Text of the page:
…whoever, in any matter within the jurisdiction of the executive, legislative, or judicial branch of the Government of the United States, knowingly and willfully
(1) falsifies, conceals, or covers up by any trick, scheme, or device a material fact;
(2) makes any materially false, fictitious, or fraudulent statement or representation; or
(3) makes or uses any false writing or document knowing the same to contain any materially false, fictitious, or fraudulent statement or entry;
shall be fined under this title or imprisoned not more than 5 years, or both.
18 U.S.C. § 1001(a).
Martha's problem was violation of (a)(2), in that the jury found that she made a false statement or representation (and probably implicated (a)(3) as well with the phony logs). However, remaining completely silent in the face of otherwise reasonable questions may, in the hands of an enthusiastic prosecutor, cross the line on (a)(1). Certainly not in all circumstances; but consider this possibility:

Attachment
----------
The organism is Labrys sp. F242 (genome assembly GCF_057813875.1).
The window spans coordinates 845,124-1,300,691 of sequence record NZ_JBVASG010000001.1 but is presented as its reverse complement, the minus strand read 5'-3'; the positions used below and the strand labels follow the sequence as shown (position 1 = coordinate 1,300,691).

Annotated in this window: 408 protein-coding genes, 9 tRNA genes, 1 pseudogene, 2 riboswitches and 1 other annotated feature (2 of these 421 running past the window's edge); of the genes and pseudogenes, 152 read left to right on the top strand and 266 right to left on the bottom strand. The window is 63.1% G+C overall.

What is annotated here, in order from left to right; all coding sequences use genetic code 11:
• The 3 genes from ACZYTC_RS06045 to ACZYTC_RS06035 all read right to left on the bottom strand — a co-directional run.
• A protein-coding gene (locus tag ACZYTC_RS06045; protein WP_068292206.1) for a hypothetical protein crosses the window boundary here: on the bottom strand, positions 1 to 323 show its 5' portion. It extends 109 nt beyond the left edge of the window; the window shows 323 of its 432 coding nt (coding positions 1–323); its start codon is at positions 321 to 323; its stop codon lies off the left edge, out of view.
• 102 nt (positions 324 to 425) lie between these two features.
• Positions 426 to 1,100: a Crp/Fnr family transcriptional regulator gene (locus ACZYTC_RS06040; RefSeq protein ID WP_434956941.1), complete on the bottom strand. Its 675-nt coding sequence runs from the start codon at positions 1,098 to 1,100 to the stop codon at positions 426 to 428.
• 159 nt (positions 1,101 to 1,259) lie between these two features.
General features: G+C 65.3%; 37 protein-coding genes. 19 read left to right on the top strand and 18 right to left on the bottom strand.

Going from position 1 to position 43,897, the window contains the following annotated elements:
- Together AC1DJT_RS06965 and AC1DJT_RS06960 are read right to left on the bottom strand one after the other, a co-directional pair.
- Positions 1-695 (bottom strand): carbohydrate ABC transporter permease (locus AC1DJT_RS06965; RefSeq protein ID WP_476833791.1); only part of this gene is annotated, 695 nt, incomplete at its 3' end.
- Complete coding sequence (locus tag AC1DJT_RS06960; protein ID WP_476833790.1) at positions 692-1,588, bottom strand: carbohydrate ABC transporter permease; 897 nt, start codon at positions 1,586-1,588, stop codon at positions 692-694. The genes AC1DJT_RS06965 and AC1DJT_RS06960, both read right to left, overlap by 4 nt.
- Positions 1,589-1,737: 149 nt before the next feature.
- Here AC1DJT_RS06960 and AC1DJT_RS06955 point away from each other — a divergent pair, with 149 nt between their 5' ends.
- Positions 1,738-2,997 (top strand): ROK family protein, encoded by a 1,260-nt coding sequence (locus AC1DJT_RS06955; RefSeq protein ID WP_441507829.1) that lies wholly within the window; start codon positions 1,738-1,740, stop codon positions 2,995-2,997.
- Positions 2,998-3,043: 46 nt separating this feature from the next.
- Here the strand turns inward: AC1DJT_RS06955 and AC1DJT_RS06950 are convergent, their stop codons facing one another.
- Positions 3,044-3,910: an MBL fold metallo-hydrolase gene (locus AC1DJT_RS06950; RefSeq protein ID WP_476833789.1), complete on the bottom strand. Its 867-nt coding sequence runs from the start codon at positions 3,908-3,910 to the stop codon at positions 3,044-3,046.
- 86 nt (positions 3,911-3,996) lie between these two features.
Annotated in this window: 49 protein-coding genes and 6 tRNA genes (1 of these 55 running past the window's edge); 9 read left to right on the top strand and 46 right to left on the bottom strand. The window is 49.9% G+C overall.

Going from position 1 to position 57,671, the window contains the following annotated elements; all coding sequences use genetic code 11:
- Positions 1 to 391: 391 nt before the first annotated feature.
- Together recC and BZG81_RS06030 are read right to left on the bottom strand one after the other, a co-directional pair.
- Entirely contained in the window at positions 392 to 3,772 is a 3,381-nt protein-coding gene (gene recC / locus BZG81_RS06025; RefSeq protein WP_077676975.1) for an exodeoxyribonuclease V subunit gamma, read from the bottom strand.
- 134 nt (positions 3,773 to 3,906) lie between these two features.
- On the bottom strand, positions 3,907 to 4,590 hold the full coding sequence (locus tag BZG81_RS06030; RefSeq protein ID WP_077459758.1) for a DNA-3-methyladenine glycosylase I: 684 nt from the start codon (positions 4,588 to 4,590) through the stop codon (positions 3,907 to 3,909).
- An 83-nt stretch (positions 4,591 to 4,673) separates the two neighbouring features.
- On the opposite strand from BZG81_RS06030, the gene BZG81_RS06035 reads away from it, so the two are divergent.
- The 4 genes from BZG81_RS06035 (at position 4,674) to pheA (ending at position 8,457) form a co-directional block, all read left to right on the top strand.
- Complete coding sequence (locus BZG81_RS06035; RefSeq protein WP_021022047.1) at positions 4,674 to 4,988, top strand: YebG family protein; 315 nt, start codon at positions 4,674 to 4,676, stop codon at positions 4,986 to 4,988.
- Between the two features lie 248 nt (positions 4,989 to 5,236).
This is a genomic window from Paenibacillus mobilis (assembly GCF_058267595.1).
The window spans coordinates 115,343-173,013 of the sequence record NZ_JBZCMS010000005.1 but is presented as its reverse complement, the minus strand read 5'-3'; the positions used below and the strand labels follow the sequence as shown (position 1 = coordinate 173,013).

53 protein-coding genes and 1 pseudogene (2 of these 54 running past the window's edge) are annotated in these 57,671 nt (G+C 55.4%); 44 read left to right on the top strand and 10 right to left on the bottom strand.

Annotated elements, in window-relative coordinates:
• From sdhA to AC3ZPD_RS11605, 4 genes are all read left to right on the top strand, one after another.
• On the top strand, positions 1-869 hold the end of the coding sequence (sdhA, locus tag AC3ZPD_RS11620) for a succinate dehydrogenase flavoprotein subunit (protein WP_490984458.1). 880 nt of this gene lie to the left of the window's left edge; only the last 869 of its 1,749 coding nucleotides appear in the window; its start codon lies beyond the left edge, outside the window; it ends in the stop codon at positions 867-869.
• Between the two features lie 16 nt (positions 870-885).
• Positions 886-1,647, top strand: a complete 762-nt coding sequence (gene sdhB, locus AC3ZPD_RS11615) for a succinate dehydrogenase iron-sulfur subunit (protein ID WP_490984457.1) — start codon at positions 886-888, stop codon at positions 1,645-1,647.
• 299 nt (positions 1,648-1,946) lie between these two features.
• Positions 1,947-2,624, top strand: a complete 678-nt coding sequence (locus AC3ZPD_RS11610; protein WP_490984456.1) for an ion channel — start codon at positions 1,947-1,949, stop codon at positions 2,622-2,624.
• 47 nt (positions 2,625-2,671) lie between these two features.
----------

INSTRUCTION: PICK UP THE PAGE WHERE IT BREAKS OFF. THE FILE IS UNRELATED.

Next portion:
Government Investigator X is attempting to determine whether Megacorporation M had engaged in fraudulent accounting practices. X asks administrative assistant A whether she knows of any documents that might tend to prove or disprove such practices. Although A does not know the contents of the documents and is not privy to the actual details (we'll assume for the moment that M was guilty), she does know that her supervisor, Vice President V, has directed a massive shredding operation that is to begin within the next few minutes. Fearful for her job, but not wanting to lie, A refuses to answer the question and demands that X obtain a subpoena before she will answer. While X is obtaining the subpoena, V's shredding operation eliminates all of the admissible evidence of M's wrongdoing.
Although it's hardly fair, this appears to violate the "conceals… by any trick" the material fact of the shredding under circumstances in which the shredding itself results in the destruction of evidence.
What this really points out is that § 1001 is badly drafted. Compare it to the clarity of Article 107 of the UCMJ (10 U.S.C. § 907):
Any person subject to this chapter who, with intent to deceive, signs any false record, return, regulation, order, or other official document, knowing it to be false, or makes any other false official statement knowing it to be false, shall be punished as a court-martial may direct.
Typical. In the military, we're told to ensure that orders (and directives) can be understood by the people who might actually have to follow them. Apparently, the wisdom of that approach has not reached Capitol Hill.